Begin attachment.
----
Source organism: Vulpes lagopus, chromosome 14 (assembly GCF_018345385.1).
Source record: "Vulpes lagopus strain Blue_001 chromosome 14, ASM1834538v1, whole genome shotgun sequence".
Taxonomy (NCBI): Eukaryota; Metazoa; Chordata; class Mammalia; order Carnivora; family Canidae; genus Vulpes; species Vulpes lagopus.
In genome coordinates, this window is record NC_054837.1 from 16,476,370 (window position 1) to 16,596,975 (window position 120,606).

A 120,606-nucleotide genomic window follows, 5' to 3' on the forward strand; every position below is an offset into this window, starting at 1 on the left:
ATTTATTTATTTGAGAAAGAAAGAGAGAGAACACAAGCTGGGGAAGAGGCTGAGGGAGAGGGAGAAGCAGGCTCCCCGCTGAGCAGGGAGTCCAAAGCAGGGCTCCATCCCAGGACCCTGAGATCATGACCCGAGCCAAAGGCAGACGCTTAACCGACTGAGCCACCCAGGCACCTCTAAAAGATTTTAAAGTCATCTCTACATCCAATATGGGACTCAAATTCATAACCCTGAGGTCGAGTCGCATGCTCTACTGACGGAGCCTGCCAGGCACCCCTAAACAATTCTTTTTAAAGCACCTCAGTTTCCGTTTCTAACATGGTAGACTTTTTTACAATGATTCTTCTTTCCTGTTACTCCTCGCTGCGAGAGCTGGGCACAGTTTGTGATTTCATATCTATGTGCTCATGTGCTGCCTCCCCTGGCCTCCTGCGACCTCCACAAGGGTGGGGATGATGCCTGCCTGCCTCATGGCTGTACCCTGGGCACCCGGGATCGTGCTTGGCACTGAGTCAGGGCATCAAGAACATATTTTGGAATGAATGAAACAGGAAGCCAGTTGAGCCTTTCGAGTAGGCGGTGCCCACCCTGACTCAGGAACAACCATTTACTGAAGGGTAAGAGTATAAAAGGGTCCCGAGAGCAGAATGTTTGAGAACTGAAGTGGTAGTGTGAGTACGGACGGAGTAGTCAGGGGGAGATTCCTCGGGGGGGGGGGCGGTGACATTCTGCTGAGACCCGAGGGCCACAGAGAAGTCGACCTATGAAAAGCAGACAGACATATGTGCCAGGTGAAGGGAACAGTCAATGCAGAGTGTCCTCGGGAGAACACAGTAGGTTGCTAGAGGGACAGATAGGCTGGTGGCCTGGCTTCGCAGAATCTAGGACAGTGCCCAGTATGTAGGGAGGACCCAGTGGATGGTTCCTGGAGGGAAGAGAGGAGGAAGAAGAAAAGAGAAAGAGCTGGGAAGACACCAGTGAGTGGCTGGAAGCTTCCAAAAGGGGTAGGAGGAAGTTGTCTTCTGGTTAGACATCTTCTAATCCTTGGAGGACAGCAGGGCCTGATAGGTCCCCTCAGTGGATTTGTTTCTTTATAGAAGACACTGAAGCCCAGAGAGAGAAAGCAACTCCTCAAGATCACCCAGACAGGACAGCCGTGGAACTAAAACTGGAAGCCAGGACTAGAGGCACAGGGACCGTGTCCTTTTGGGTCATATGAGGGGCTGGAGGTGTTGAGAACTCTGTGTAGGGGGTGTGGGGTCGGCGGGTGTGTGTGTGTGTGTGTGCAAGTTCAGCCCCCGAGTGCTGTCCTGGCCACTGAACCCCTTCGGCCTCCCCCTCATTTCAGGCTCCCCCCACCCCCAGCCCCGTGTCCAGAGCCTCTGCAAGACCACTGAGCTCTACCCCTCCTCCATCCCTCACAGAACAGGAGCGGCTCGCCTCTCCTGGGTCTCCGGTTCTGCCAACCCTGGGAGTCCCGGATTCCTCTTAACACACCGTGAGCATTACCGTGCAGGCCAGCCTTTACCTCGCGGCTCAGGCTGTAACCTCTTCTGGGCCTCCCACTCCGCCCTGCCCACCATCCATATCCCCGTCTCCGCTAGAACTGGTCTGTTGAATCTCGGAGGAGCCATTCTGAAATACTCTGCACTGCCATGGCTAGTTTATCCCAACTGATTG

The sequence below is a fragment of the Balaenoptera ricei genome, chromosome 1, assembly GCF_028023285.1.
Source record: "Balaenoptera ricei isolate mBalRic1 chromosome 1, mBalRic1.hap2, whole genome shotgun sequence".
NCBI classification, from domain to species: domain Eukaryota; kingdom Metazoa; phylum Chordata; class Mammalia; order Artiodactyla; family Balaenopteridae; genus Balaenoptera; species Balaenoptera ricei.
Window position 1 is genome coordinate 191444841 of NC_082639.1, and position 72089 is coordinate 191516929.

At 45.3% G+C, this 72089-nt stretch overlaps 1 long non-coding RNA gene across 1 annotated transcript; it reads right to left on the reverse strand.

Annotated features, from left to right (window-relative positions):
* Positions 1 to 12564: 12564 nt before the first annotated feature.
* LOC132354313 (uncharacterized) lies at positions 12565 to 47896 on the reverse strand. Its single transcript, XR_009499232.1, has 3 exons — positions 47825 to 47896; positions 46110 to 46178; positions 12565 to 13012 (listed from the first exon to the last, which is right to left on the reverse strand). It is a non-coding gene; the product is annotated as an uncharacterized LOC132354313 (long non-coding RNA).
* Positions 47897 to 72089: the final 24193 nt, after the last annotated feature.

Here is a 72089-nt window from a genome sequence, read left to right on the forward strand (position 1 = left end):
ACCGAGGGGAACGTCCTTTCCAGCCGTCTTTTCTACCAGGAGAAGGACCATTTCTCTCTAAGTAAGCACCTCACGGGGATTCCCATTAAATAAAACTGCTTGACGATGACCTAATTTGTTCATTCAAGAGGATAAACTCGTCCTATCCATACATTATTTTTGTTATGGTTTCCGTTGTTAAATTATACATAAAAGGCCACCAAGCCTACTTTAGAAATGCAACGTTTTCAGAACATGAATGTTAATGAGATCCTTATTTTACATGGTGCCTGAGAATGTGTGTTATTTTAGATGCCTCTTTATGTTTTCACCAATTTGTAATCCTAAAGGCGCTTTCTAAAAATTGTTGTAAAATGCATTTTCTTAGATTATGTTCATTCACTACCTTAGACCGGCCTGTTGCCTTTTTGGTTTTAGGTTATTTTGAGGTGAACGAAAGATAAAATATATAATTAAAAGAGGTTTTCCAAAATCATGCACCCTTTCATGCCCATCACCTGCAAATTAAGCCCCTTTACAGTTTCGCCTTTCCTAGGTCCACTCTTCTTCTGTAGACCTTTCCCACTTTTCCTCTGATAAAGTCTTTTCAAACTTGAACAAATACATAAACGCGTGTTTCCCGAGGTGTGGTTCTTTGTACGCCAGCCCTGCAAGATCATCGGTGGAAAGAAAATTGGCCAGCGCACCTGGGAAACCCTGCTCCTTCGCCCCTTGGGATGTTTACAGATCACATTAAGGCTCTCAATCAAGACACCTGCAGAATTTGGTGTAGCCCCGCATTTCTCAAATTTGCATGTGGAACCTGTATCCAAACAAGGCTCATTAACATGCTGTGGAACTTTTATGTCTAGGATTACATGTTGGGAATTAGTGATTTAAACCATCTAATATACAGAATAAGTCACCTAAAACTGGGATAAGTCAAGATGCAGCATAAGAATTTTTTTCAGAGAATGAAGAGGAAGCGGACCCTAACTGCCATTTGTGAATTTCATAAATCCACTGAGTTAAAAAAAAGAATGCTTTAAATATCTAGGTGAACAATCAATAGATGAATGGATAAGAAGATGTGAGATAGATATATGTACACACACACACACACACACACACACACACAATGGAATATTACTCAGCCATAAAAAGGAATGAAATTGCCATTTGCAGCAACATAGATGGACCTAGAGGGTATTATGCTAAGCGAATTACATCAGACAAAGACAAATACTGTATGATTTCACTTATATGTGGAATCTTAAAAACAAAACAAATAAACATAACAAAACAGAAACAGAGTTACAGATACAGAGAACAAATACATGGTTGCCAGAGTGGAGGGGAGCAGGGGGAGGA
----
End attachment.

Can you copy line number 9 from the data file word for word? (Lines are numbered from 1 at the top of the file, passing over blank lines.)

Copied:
NCBI classification, from domain to species: domain Eukaryota; kingdom Metazoa; phylum Chordata; class Mammalia; order Artiodactyla; family Balaenopteridae; genus Balaenoptera; species Balaenoptera ricei.